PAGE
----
California State University East Bay, USA
Compensation, Promotions, Incentives, Sick leave, Wage theft
English - Native speaker
Wang Family Professor, and Department Chair, Department of Economics, California State University East Bay, USA
Positions/functions as a policy advisor
Senior Fellow, The Research Institute of the Finnish Economy
Assistant Professor of Labor Economics, Cornell University, USA
PhD, Stanford University, 2002
“An ‘opposing responses’ test of classic versus market-based promotion tournaments.” Journal of Labor Economics (Forthcoming) (with A. Kauhanen).
“Strategic shirking: A theoretical analysis of multitasking and specialization.” International Economic Review (Forthcoming) (with O. Gürtler).
“Internal promotion and external recruitment: A theoretical and empirical analysis.” Journal of Labor Economics 31:2 (2013): 227–269 (with H. Morita).
“The signaling role of promotions: Further theory and empirical evidence.” Journal of Labor Economics 30:1 (2012): 91–147 (with M. Waldman).
“Internal promotion competitions in firms.” RAND Journal of Economics 37:3 (2006): 521–542.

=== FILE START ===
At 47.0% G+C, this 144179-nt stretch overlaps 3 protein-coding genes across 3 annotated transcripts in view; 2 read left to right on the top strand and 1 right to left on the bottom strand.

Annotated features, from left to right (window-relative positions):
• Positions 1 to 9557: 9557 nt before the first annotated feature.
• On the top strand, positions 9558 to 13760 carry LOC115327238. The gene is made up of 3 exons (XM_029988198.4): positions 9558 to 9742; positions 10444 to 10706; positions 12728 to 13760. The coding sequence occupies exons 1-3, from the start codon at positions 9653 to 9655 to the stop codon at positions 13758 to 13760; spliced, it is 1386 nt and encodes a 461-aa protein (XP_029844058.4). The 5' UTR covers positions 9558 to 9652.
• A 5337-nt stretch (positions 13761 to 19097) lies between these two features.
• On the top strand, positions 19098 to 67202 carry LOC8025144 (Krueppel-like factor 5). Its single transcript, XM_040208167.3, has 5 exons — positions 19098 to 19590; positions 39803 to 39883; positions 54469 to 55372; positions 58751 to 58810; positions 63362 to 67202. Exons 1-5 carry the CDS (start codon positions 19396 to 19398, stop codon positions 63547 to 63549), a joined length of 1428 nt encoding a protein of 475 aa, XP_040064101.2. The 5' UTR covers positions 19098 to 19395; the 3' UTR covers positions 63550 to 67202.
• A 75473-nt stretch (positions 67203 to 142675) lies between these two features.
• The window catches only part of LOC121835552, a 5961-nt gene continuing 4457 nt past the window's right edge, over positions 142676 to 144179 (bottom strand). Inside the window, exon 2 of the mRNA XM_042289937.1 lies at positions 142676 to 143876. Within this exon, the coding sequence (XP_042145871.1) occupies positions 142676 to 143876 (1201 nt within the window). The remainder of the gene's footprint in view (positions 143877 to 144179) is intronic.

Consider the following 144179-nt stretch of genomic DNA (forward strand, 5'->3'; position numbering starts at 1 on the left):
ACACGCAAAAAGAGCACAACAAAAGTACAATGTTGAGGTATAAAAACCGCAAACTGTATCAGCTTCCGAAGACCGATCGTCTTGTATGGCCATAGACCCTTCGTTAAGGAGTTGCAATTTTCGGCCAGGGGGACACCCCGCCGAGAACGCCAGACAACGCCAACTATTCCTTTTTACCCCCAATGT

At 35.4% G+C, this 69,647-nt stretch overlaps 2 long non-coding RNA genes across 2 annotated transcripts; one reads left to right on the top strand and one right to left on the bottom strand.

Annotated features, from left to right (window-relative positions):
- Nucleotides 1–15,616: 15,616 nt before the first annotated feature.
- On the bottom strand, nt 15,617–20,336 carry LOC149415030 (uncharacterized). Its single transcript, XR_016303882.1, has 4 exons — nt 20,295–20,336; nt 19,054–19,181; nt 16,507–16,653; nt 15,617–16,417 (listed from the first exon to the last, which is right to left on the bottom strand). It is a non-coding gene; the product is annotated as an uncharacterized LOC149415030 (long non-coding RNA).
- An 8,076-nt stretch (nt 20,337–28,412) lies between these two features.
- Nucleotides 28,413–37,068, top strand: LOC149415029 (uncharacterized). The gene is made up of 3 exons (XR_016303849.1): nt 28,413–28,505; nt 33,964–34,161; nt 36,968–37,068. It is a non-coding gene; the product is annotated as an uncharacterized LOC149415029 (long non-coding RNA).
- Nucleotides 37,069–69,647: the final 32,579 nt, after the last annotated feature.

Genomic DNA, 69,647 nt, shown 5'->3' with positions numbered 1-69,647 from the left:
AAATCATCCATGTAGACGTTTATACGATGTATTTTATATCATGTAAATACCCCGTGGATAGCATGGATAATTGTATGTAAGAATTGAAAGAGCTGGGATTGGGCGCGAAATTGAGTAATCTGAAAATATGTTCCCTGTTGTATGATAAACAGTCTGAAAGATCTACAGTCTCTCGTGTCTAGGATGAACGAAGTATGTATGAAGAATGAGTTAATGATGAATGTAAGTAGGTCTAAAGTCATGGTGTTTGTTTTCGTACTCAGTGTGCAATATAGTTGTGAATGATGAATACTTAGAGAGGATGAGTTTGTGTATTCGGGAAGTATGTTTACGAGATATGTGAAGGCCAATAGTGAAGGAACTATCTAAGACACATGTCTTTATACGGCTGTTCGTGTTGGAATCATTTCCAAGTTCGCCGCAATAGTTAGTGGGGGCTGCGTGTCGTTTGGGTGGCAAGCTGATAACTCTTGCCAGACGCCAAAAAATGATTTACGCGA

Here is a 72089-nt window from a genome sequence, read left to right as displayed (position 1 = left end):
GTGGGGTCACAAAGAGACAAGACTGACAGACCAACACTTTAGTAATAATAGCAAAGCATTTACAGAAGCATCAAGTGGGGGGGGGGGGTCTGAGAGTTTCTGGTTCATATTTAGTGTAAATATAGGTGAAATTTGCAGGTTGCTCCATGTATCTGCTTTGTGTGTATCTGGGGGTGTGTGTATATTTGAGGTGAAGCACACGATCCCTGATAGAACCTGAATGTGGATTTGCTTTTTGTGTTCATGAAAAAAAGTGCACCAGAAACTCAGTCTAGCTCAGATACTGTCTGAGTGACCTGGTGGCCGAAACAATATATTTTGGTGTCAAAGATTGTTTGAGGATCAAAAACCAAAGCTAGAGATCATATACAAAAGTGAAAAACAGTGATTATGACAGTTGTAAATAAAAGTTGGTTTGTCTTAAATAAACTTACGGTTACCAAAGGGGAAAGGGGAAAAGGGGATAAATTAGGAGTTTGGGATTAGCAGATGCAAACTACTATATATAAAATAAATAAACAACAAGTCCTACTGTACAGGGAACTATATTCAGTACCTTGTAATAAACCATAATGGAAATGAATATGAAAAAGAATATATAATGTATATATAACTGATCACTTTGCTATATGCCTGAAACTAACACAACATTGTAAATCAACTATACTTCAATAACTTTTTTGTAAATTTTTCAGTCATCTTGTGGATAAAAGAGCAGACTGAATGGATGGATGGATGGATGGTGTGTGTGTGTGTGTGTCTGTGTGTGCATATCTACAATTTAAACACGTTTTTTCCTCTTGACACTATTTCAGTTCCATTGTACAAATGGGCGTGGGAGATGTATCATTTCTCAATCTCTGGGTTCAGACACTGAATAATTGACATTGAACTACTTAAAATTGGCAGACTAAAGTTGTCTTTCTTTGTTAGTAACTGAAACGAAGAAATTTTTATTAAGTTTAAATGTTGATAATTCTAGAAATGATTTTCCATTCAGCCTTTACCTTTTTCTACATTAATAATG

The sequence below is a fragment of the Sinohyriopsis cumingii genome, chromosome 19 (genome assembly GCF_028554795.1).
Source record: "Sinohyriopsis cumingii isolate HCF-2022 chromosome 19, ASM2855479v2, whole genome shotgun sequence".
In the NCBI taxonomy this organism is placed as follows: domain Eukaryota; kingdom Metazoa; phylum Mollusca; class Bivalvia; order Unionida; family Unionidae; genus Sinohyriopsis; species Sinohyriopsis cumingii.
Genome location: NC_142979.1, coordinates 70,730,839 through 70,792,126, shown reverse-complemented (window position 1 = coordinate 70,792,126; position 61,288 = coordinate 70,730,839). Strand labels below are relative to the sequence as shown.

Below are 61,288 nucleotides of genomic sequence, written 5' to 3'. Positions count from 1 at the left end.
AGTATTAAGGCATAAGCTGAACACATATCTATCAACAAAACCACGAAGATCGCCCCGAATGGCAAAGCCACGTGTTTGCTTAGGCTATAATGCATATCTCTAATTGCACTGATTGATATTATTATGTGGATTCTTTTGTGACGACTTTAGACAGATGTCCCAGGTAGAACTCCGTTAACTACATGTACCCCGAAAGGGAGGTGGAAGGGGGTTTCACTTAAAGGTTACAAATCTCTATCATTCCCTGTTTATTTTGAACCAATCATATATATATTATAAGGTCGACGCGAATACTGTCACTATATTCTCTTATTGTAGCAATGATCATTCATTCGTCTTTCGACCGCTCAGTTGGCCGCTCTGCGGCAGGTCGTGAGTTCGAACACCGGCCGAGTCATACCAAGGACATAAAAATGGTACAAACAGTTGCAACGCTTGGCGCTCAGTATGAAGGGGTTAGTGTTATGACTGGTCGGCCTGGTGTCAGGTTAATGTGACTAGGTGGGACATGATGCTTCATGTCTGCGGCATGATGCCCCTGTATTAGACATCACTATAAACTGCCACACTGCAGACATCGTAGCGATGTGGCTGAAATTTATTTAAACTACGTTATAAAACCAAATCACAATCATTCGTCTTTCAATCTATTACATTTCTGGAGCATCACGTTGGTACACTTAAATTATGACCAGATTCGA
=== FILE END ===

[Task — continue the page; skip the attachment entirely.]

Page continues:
The efficacy of internal or external hiring hinges on other policies that a firm uses simultaneouslyJed DeVaro, February 2016Hiring is one of a firm’s most important decisions. When an employer fills a vacancy with one of its own workers (through promotion or lateral transfer), it forgoes the opportunity to fill the position with a new hire from outside the firm. Although both internal and external hiring methods are used, firms frequently have a bias favoring insiders. Internal and external hires differ in observable characteristics (such as skill levels), as do the employers making each type of hiring decision. Understanding those differences helps employers design and manage hiring policies that are appropriate for their organizations.MoreLess